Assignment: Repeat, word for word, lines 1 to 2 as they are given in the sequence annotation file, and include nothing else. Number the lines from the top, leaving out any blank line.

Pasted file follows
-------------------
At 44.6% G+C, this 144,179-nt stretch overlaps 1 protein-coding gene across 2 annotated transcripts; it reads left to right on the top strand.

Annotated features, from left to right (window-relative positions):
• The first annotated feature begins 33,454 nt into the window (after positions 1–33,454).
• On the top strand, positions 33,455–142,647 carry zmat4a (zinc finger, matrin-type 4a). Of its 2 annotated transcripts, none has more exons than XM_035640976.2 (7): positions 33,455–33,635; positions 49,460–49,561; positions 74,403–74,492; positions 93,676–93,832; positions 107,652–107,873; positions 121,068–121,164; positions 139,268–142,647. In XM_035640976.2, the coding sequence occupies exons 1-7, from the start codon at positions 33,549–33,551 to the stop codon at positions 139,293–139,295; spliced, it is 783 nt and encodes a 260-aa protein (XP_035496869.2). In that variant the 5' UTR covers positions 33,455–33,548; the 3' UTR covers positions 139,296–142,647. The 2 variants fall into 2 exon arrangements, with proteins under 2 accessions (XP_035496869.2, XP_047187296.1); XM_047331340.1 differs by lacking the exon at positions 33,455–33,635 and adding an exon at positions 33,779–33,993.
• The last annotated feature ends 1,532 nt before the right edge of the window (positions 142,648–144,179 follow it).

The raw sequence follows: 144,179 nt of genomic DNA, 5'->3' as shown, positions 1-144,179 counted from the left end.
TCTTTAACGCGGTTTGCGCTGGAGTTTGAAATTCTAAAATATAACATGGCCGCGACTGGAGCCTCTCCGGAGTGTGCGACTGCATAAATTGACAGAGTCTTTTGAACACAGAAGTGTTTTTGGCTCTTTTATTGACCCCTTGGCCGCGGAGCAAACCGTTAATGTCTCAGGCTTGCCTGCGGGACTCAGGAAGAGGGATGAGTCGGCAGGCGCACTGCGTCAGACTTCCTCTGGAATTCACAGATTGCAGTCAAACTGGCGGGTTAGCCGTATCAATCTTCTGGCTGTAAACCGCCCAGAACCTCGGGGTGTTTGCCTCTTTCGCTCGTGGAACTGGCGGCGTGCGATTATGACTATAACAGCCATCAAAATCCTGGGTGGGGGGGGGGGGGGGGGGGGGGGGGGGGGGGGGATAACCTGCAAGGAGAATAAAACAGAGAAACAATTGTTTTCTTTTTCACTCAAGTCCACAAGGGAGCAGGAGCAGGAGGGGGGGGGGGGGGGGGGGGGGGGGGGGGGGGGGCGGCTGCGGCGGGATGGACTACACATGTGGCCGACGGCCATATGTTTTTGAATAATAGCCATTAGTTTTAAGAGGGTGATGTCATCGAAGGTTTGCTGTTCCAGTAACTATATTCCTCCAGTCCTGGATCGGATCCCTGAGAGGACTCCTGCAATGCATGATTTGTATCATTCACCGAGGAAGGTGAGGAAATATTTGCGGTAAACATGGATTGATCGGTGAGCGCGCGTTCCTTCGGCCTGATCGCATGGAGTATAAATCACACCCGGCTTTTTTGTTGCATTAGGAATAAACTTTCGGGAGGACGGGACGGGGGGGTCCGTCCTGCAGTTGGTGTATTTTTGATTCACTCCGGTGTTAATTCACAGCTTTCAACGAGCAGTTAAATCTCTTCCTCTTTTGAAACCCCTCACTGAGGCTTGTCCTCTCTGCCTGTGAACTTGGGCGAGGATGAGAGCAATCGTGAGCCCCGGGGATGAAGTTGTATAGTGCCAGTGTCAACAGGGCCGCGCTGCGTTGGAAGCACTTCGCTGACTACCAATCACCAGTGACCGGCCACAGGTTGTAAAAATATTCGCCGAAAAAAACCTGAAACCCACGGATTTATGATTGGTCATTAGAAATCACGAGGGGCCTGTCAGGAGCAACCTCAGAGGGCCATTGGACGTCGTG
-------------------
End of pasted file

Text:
At 44.6% G+C, this 144,179-nt stretch overlaps 1 protein-coding gene across 2 annotated transcripts; it reads left to right on the top strand.

Annotated features, from left to right (window-relative positions):